16. Yes the almost Bortle 1 sky (SQM 21.99) is why we make the 900 mile trip (each way) out there a couple times a year if we can. Being that dark certainly helps my images. I just bought 5 acres only 200 miles from home which is just as dark but not quite as dry so I am looking forward to much more quality dark sky time.
  17. I have started to process the 10Gigs of image data I captured out in western New Mexico last week. Wind, dust, transparency and BAD seeing were working against us but I think there are some images in there somewhere. NGC3718 galaxy group is my first image I am working on. It is still a work in progress but I am getting close to "sticking a fork in it and calling it done". (^8 About 70 x 3 minute subs after I purged the bad ones. ASI-533MCp with UV-IR filter, AT10RC / AP900. Captured and processed with Astro Art 7.
  18. I decided on the ASI-533MCp over several other cameras. I personally like the square sensor because most objects fit the square field without a lot of wasted field. I have used the 533 with my AT10RC at 2000mm down to my SharpStar 150mm F2.8 Hyper Newt at 420mm FL with great results. I have not regretted getting the 533 and I am drooling over the ASI-2600MCp. If ZWO would come out with a mono version of the ASI-533 I would be very happy to get one of those to pair with the OSC version.
  19. I have been enjoying being a pensioner and as we say "every day is Saturday". Being able to go out to the observatory site for extended stays is great. My wife is happy I found the place and she doesn't mind when I am gone for a few days. She may even go out with me on occasion when I get a cabin (cottage) built out there. We have some nice sunsets out there too.
  20. I was not trying to make anyone jealous and I feel so lucky to be able to have this. I am working on improvements and I will be using my SkyBox portable observatory until I get my permanent observatory built. At some point I may get it set up for remote operation but since I enjoy being onsite that probably won't happen very soon.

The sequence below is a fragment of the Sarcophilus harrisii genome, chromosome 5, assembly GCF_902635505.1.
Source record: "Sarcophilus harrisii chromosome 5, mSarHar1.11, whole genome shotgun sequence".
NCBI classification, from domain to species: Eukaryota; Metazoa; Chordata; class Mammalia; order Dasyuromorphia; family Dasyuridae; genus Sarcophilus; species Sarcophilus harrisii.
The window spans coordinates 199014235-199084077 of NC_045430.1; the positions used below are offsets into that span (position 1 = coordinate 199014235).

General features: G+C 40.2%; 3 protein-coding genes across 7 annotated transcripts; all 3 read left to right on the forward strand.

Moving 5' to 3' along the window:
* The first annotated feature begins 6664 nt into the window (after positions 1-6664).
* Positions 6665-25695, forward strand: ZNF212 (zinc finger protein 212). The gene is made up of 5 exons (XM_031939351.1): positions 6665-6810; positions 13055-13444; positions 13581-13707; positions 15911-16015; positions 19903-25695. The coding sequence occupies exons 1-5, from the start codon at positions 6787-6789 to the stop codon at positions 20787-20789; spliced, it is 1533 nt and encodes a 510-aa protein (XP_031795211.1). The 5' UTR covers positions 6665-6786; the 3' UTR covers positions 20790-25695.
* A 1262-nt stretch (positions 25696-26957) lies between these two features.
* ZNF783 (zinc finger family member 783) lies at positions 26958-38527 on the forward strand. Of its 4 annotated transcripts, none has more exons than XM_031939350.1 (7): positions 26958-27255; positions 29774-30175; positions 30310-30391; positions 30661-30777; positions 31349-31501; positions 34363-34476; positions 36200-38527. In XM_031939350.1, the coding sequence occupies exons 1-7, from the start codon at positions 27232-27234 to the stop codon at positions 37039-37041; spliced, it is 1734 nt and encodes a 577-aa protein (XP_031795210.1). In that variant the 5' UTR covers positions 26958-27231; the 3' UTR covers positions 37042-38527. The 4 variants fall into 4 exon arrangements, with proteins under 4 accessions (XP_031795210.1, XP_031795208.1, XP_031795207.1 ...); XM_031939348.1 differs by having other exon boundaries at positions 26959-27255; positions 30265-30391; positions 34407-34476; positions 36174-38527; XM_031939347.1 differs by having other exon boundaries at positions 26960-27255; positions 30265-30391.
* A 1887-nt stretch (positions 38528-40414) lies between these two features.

21. I was at my new Star Ranch Observatory site. It is indeed the middle of nowhere and 200 miles from home. Being a pensioner i can go out in my caravan and stay for as long as the sky is clear. I just got water and electric installed so I can now begin construction of piers and observatory structures and eventually a cabin. According to the 2015 data my site is Bortle-1-2 at SQM 21.99. I figured that if I had to drive a long way to be free of the Dallas / Ft Worth light pollution bubble I might as well go for as dark as I could get. It took over three years of searching to find it. My friend Robert has Paducah Skies Observatory next door. https://www.cleardarksky.com/c/PSSRObsTXkey.html As a bonus there is a West Texas Mesonet research weather station on the property that we can access. It is the PADU station on the map. http://rain.ttu.edu/mesonet/obsframe.html I feel extremely lucky to have this land under such dark sky. here are some images from my first two trips to the site.
  22. Waiting for sunset at the new dark site.... AT10RC, AP900GTO, ASI-533MCP set up to image galaxies.
  23. Another good thing about the site is low RF noise so it is great for amateur radio operation. I will be putting up some antennas out there when I get the cabin done. That will give me something to do during the day and cloudy nights. For now I am operating from my mobile. Hope we can work each other at some point.
  24. Thanks Tony I am indeed lucky to have dark skies and I searched for three years to find it. My new observatory site is almost Bortle 1 (SQM 21.99 in the 2015 data). I am looking forward to getting and observatory and cabin built. It is 200 miles to the SRO site but since I am a pensioner I can take my caravan out and stay for as long as the skies are clear We make the trek to New Mexico once or twice a year to enjoy the dark sky and very low humidity and high probability of clear sky. Now that I have a nice dark site with typically low humidity I will probably make the 850 mile drive (each way) to NM less often.